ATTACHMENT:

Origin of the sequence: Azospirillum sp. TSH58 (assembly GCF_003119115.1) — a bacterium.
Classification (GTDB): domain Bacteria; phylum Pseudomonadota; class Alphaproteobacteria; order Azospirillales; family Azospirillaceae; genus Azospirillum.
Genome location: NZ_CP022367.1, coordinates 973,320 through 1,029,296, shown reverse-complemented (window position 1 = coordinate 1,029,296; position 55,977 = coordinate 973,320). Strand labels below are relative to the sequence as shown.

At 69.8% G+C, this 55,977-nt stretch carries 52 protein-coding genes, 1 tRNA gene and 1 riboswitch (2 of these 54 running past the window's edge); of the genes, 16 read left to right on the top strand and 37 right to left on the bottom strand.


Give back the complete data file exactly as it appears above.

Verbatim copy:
Origin of the sequence: Azospirillum sp. TSH58 (assembly GCF_003119115.1) — a bacterium.
Classification (GTDB): domain Bacteria; phylum Pseudomonadota; class Alphaproteobacteria; order Azospirillales; family Azospirillaceae; genus Azospirillum.
Genome location: NZ_CP022367.1, coordinates 973,320 through 1,029,296, shown reverse-complemented (window position 1 = coordinate 1,029,296; position 55,977 = coordinate 973,320). Strand labels below are relative to the sequence as shown.

At 69.8% G+C, this 55,977-nt stretch carries 52 protein-coding genes, 1 tRNA gene and 1 riboswitch (2 of these 54 running past the window's edge); of the genes, 16 read left to right on the top strand and 37 right to left on the bottom strand.